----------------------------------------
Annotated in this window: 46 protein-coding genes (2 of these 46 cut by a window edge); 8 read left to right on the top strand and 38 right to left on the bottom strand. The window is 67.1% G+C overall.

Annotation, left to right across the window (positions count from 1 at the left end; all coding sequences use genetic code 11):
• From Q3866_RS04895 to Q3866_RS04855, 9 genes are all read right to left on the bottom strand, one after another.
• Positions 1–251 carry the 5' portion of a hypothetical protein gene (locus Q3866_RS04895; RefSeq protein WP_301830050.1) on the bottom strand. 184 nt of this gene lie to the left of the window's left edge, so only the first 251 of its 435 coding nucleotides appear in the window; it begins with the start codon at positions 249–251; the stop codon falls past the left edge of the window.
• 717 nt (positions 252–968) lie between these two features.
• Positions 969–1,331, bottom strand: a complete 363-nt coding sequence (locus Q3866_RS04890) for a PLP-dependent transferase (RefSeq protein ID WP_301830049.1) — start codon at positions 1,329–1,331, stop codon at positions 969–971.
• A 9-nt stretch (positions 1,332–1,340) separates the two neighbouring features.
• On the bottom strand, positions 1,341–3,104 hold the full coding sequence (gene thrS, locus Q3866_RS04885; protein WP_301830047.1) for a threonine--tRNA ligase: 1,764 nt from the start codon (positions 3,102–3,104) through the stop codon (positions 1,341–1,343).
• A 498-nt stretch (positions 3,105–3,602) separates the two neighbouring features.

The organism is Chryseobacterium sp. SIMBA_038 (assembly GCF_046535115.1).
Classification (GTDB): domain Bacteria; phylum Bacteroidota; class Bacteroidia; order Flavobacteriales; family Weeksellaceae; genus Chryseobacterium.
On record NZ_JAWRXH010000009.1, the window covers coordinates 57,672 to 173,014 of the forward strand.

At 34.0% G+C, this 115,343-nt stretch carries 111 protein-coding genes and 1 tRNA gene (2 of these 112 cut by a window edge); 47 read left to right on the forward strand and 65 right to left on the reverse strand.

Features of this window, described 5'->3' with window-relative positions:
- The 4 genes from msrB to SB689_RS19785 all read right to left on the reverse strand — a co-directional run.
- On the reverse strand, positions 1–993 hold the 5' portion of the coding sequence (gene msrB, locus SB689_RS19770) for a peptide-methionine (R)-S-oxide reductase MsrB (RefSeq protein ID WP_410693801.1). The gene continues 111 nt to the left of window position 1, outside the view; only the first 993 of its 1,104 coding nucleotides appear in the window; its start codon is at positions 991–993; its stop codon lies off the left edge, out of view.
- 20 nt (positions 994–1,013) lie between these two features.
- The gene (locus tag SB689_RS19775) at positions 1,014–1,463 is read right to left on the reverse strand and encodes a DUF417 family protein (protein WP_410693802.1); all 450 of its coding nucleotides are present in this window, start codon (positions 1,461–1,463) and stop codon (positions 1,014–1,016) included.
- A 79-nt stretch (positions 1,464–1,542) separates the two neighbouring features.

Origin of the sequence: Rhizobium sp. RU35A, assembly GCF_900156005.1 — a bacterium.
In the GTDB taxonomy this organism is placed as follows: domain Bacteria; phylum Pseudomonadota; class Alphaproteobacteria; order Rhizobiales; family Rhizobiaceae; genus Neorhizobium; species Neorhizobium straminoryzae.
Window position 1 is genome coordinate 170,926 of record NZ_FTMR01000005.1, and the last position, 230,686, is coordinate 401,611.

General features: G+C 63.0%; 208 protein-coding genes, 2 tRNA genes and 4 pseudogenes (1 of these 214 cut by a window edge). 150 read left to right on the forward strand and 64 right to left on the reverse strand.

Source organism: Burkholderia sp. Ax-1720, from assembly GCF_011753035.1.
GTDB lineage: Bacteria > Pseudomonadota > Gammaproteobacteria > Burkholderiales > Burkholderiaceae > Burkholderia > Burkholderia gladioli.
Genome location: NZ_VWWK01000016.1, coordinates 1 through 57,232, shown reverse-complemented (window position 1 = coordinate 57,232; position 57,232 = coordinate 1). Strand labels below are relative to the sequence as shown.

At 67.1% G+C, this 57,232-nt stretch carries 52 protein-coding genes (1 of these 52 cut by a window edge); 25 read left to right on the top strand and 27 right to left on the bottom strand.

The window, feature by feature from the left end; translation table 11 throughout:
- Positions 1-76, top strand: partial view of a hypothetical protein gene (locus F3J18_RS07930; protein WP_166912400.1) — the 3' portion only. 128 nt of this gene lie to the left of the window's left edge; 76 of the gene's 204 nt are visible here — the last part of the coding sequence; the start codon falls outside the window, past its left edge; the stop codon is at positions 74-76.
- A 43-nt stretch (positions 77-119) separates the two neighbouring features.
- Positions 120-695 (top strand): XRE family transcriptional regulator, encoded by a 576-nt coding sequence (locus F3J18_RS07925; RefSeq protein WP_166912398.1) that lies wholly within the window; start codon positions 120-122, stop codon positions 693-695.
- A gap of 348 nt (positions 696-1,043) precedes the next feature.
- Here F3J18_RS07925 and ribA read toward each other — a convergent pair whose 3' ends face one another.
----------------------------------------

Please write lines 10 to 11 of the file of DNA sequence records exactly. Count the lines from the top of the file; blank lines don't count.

The organism is Chryseobacterium sp. SIMBA_038 (assembly GCF_046535115.1).
Classification (GTDB): domain Bacteria; phylum Bacteroidota; class Bacteroidia; order Flavobacteriales; family Weeksellaceae; genus Chryseobacterium.